Payback for Poole?

As a senior at Stephens County High in Toccoa, Ga., Tauren Poole hoped to get a scholarship offer from the Georgia Bulldogs. It never arrived.

As a junior at Tennessee, Poole hopes to get some payback against his home-state university. It could arrive this Saturday at 12:21, when the Dawgs host the Big Orange at Sanford Stadium.

"They didn't recruit me much," the Vols' star tailback recalled this week, although he subsequently added that he has "no hard feelings against Georgia."

That may be true. Still, Poole is a proud young man whose pride no doubt was damaged when Bulldog recruiters snubbed him ... just as his pride was damaged a year ago when former UT coach Lane Kiffin relegated him to mop-up duty as the No. 4 tailback.

Poole proved that Kiffin undervalued him by rushing for 110 yards vs. UT Martin, 162 vs. Oregon and 109 vs. LSU already this fall. It's a safe bet Poole would love to prove this weekend that Georgia coach Mark Richt undervalued him, as well. Still, the Vol junior says he's preparing for this game no differently than he prepares for any other game.

"There really wasn't anything I could change," he said. "I don't change anything I do. I always work hard because I know I'm facing a quality SEC opponent."

Vol quarterback Matt Simms confirms as much. He says Poole works so hard each week that there has been no visible variation in his practice habits this week.

"He's a pretty motivated person each week; it doesn't matter who we're playing," Simms said. "Deep down, there may be some things brewing inside him that motivate him but he's one of those people who comes to work each day and does his best."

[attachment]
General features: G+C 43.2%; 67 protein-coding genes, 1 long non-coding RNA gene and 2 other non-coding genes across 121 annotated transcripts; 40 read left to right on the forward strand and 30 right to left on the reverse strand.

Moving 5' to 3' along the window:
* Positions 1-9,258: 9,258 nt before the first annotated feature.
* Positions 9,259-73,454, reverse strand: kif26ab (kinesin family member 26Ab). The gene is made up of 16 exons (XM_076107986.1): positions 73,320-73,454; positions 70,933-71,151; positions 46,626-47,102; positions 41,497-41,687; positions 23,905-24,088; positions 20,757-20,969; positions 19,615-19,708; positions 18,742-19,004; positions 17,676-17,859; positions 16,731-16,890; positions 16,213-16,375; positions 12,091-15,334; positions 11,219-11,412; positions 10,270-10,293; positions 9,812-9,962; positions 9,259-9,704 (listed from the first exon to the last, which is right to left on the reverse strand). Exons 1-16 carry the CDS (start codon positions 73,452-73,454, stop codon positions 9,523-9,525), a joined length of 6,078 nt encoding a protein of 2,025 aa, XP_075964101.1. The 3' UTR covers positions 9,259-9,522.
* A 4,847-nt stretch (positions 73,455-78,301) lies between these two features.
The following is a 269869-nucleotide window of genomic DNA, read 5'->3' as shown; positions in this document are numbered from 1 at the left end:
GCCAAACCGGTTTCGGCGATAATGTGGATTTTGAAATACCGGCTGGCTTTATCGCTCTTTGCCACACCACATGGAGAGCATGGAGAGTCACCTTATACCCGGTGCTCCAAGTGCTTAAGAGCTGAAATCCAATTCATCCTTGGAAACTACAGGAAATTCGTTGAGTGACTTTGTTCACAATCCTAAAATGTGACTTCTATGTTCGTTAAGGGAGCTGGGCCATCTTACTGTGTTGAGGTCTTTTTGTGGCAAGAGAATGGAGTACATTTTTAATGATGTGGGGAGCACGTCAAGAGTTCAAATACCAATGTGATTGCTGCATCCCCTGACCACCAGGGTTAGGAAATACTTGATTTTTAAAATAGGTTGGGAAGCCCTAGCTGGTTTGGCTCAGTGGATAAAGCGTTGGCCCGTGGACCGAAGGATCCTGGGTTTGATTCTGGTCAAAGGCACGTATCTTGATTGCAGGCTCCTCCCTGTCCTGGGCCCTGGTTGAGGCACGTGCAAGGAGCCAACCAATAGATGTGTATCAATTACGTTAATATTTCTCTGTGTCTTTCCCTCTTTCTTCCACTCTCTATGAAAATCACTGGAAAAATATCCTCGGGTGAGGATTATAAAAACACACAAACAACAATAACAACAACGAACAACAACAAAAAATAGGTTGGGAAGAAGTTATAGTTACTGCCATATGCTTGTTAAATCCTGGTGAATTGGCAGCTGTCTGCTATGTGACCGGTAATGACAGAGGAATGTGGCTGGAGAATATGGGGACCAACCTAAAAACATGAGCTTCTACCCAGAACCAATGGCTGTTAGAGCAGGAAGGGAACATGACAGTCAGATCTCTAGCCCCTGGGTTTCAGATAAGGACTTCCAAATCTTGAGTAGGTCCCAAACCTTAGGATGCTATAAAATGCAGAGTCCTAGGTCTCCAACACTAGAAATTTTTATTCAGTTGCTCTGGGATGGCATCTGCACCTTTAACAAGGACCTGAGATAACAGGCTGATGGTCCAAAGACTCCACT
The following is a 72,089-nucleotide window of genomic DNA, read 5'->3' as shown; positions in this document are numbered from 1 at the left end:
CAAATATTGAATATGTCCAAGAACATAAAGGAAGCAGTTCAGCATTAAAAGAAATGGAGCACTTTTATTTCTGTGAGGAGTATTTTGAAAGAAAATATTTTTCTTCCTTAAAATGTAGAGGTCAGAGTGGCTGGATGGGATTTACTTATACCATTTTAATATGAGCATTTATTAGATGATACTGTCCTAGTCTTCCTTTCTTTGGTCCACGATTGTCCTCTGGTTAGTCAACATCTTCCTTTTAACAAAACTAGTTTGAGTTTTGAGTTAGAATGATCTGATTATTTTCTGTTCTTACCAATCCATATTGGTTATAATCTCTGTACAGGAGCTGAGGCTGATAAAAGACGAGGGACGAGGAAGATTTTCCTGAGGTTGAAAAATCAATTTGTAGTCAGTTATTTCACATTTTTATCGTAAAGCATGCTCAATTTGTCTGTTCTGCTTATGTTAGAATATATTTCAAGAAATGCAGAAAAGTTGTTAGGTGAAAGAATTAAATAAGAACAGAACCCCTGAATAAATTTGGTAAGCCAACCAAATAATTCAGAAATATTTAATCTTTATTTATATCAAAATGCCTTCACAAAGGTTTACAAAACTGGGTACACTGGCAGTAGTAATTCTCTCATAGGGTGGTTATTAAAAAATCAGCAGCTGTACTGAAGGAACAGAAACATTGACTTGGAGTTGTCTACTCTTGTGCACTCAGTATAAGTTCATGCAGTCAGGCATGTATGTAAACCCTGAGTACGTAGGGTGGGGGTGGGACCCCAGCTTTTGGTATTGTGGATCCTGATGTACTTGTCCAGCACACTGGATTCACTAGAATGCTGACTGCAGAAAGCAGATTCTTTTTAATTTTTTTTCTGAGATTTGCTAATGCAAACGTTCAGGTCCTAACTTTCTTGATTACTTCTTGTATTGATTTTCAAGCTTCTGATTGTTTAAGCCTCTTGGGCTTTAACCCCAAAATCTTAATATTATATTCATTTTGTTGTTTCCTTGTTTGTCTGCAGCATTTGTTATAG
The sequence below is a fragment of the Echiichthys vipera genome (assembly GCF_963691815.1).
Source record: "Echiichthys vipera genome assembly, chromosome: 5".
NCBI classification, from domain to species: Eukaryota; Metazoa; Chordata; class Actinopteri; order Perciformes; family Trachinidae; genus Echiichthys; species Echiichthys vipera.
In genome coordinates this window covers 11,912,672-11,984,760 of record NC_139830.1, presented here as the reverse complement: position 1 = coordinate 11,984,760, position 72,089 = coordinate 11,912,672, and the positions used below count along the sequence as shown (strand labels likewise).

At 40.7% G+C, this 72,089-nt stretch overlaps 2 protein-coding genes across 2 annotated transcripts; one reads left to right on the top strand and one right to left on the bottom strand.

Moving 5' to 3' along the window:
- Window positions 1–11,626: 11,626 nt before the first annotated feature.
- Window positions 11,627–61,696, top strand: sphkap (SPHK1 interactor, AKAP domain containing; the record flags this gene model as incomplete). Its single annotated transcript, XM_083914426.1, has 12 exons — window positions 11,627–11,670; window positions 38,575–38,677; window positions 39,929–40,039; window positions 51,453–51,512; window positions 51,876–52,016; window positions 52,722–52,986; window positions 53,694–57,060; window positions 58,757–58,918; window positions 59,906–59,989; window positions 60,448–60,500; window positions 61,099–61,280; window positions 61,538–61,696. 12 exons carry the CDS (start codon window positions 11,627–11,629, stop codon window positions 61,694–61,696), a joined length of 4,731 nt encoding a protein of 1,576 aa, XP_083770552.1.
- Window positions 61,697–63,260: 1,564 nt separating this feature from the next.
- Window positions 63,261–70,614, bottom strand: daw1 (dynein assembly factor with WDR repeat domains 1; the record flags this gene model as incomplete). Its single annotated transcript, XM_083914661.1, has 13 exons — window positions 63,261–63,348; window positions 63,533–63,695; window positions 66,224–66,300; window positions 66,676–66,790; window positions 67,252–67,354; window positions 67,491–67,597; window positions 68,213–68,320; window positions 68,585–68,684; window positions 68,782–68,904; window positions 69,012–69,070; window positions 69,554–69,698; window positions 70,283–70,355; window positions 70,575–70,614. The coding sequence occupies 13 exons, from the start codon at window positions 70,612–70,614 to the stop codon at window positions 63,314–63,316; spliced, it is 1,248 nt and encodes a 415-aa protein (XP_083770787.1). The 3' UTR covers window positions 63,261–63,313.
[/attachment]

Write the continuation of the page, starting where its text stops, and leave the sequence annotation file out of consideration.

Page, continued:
Poole looms as a key figure in Saturday's game. When he's spearheading the ground attack that takes considerable pressure off of the Vol passing game.

"Tauren is an extremely important part of this offense - as a leader and a person who wants to be out there and do his best," Simms said. "He's a perfect example of a team player. Every day he comes out and works to get better."

At 5-11 and 213 pounds, Poole is strong enough to run between the tackles but quick enough to get outside on occasion. This versatility is crucial to Tennessee's offense.

"One week he's a speed back and the next he's more of a downhill back," Simms noted. "He has ability to do both. It helps us when we need the big yards in tough situations."

Poole also makes good decisions, catches the ball well out of the backfield and gives his all as a pass protector.

Describing Poole's role in the offense as "extremely important," Simms added: "He's an extremely smart player. He's good at protection and he runs the ball extremely well."

Although he was coming off an injury, Poole's stellar performance last weekend helped Tennessee push 12th-ranked LSU to the limit only to lose 16-14 on the game's final play.

"I was feeling good," he said. "I felt I came back from my thigh bruise well. I felt normal, and we was working good as an offense together."

With an 0-2 record in SEC play, Tennessee really needs a win Saturday in Athens. Poole is excited about the opportunity to get one in front of two dozen or so friends and family members.

"It'll be like coming back home," he said. "I have a good bit of people coming to the game, and a lot of them are Georgia fans."

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